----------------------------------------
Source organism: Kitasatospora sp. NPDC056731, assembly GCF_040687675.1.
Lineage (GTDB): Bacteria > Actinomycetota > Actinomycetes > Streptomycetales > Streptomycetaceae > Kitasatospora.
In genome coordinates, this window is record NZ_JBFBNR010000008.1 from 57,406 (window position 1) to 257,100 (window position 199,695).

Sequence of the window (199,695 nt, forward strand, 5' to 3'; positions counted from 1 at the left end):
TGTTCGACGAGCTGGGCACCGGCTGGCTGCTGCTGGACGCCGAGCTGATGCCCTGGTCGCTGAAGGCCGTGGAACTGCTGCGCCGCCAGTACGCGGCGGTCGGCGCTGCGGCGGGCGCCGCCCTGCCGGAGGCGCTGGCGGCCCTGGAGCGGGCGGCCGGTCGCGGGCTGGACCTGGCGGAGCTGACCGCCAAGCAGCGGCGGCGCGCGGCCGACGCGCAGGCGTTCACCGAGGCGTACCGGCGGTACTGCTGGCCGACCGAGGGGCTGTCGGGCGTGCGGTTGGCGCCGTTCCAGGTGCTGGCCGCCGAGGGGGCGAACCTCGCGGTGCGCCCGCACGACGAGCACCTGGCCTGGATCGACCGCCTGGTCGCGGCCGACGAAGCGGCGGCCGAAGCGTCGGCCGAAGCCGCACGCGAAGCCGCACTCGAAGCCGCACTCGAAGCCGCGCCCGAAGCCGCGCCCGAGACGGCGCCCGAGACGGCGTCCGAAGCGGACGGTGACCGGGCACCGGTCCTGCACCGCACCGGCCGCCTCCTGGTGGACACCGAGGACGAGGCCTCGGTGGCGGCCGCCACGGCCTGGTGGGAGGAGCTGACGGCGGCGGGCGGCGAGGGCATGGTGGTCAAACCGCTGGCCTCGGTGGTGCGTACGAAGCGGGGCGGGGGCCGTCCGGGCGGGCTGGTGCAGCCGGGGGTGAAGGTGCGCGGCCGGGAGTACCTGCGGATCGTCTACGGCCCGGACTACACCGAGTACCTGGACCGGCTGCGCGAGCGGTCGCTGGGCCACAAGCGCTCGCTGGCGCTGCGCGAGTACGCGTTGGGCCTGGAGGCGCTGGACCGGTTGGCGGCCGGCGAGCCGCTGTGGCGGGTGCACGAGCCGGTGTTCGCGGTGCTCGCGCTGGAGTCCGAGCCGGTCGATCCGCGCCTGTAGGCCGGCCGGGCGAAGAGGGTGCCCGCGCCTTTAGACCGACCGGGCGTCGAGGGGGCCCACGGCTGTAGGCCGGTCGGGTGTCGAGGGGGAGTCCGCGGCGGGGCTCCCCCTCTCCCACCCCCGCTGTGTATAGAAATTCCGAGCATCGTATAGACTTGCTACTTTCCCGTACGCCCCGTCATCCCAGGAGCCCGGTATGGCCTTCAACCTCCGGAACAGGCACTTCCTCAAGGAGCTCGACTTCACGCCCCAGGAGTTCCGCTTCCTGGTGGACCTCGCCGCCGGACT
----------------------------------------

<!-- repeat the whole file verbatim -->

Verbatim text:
Source organism: Kitasatospora sp. NPDC056731, assembly GCF_040687675.1.
Lineage (GTDB): Bacteria > Actinomycetota > Actinomycetes > Streptomycetales > Streptomycetaceae > Kitasatospora.
In genome coordinates, this window is record NZ_JBFBNR010000008.1 from 57,406 (window position 1) to 257,100 (window position 199,695).

Sequence of the window (199,695 nt, forward strand, 5' to 3'; positions counted from 1 at the left end):
TGTTCGACGAGCTGGGCACCGGCTGGCTGCTGCTGGACGCCGAGCTGATGCCCTGGTCGCTGAAGGCCGTGGAACTGCTGCGCCGCCAGTACGCGGCGGTCGGCGCTGCGGCGGGCGCCGCCCTGCCGGAGGCGCTGGCGGCCCTGGAGCGGGCGGCCGGTCGCGGGCTGGACCTGGCGGAGCTGACCGCCAAGCAGCGGCGGCGCGCGGCCGACGCGCAGGCGTTCACCGAGGCGTACCGGCGGTACTGCTGGCCGACCGAGGGGCTGTCGGGCGTGCGGTTGGCGCCGTTCCAGGTGCTGGCCGCCGAGGGGGCGAACCTCGCGGTGCGCCCGCACGACGAGCACCTGGCCTGGATCGACCGCCTGGTCGCGGCCGACGAAGCGGCGGCCGAAGCGTCGGCCGAAGCCGCACGCGAAGCCGCACTCGAAGCCGCACTCGAAGCCGCGCCCGAAGCCGCGCCCGAGACGGCGCCCGAGACGGCGTCCGAAGCGGACGGTGACCGGGCACCGGTCCTGCACCGCACCGGCCGCCTCCTGGTGGACACCGAGGACGAGGCCTCGGTGGCGGCCGCCACGGCCTGGTGGGAGGAGCTGACGGCGGCGGGCGGCGAGGGCATGGTGGTCAAACCGCTGGCCTCGGTGGTGCGTACGAAGCGGGGCGGGGGCCGTCCGGGCGGGCTGGTGCAGCCGGGGGTGAAGGTGCGCGGCCGGGAGTACCTGCGGATCGTCTACGGCCCGGACTACACCGAGTACCTGGACCGGCTGCGCGAGCGGTCGCTGGGCCACAAGCGCTCGCTGGCGCTGCGCGAGTACGCGTTGGGCCTGGAGGCGCTGGACCGGTTGGCGGCCGGCGAGCCGCTGTGGCGGGTGCACGAGCCGGTGTTCGCGGTGCTCGCGCTGGAGTCCGAGCCGGTCGATCCGCGCCTGTAGGCCGGCCGGGCGAAGAGGGTGCCCGCGCCTTTAGACCGACCGGGCGTCGAGGGGGCCCACGGCTGTAGGCCGGTCGGGTGTCGAGGGGGAGTCCGCGGCGGGGCTCCCCCTCTCCCACCCCCGCTGTGTATAGAAATTCCGAGCATCGTATAGACTTGCTACTTTCCCGTACGCCCCGTCATCCCAGGAGCCCGGTATGGCCTTCAACCTCCGGAACAGGCACTTCCTCAAGGAGCTCGACTTCACGCCCCAGGAGTTCCGCTTCCTGGTGGACCTCGCCGCCGGACT